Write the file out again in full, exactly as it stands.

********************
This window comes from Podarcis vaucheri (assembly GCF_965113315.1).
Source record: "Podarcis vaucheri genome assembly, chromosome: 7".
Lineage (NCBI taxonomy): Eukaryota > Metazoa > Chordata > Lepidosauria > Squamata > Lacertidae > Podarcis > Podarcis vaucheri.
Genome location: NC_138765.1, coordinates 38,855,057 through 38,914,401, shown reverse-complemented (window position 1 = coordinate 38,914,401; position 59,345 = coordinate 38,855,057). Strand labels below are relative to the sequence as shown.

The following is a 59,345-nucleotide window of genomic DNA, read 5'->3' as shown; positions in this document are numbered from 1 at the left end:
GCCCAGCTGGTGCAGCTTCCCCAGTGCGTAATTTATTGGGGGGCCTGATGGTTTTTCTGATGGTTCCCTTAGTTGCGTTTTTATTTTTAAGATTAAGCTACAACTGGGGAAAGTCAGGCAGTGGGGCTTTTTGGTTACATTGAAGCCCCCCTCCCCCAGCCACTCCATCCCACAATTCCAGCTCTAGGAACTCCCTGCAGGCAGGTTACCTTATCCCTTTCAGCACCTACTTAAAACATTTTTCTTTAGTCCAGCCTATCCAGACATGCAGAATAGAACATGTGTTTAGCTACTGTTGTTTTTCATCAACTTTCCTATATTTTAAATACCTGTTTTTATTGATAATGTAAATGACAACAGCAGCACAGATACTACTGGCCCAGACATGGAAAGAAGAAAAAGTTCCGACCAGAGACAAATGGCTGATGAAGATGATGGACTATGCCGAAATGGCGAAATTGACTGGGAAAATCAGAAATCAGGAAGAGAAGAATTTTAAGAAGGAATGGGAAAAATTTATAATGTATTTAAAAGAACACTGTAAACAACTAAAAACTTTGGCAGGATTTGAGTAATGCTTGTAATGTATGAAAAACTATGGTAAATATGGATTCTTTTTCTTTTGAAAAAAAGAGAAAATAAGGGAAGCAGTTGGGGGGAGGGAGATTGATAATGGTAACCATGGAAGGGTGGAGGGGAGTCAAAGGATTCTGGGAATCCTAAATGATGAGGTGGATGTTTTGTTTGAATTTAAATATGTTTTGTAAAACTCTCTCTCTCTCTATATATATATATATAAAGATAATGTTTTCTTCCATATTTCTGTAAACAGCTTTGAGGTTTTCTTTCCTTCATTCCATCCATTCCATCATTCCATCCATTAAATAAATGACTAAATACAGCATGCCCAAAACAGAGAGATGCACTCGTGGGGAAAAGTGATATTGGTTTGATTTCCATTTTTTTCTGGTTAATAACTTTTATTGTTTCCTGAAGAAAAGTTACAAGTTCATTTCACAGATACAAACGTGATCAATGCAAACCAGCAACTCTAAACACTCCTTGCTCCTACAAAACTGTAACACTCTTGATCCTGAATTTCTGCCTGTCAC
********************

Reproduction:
This window comes from Podarcis vaucheri (assembly GCF_965113315.1).
Source record: "Podarcis vaucheri genome assembly, chromosome: 7".
Lineage (NCBI taxonomy): Eukaryota > Metazoa > Chordata > Lepidosauria > Squamata > Lacertidae > Podarcis > Podarcis vaucheri.
Genome location: NC_138765.1, coordinates 38,855,057 through 38,914,401, shown reverse-complemented (window position 1 = coordinate 38,914,401; position 59,345 = coordinate 38,855,057). Strand labels below are relative to the sequence as shown.

The following is a 59,345-nucleotide window of genomic DNA, read 5'->3' as shown; positions in this document are numbered from 1 at the left end:
GCCCAGCTGGTGCAGCTTCCCCAGTGCGTAATTTATTGGGGGGCCTGATGGTTTTTCTGATGGTTCCCTTAGTTGCGTTTTTATTTTTAAGATTAAGCTACAACTGGGGAAAGTCAGGCAGTGGGGCTTTTTGGTTACATTGAAGCCCCCCTCCCCCAGCCACTCCATCCCACAATTCCAGCTCTAGGAACTCCCTGCAGGCAGGTTACCTTATCCCTTTCAGCACCTACTTAAAACATTTTTCTTTAGTCCAGCCTATCCAGACATGCAGAATAGAACATGTGTTTAGCTACTGTTGTTTTTCATCAACTTTCCTATATTTTAAATACCTGTTTTTATTGATAATGTAAATGACAACAGCAGCACAGATACTACTGGCCCAGACATGGAAAGAAGAAAAAGTTCCGACCAGAGACAAATGGCTGATGAAGATGATGGACTATGCCGAAATGGCGAAATTGACTGGGAAAATCAGAAATCAGGAAGAGAAGAATTTTAAGAAGGAATGGGAAAAATTTATAATGTATTTAAAAGAACACTGTAAACAACTAAAAACTTTGGCAGGATTTGAGTAATGCTTGTAATGTATGAAAAACTATGGTAAATATGGATTCTTTTTCTTTTGAAAAAAAGAGAAAATAAGGGAAGCAGTTGGGGGGAGGGAGATTGATAATGGTAACCATGGAAGGGTGGAGGGGAGTCAAAGGATTCTGGGAATCCTAAATGATGAGGTGGATGTTTTGTTTGAATTTAAATATGTTTTGTAAAACTCTCTCTCTCTCTATATATATATATATAAAGATAATGTTTTCTTCCATATTTCTGTAAACAGCTTTGAGGTTTTCTTTCCTTCATTCCATCCATTCCATCATTCCATCCATTAAATAAATGACTAAATACAGCATGCCCAAAACAGAGAGATGCACTCGTGGGGAAAAGTGATATTGGTTTGATTTCCATTTTTTTCTGGTTAATAACTTTTATTGTTTCCTGAAGAAAAGTTACAAGTTCATTTCACAGATACAAACGTGATCAATGCAAACCAGCAACTCTAAACACTCCTTGCTCCTACAAAACTGTAACACTCTTGATCCTGAATTTCTGCCTGTCAC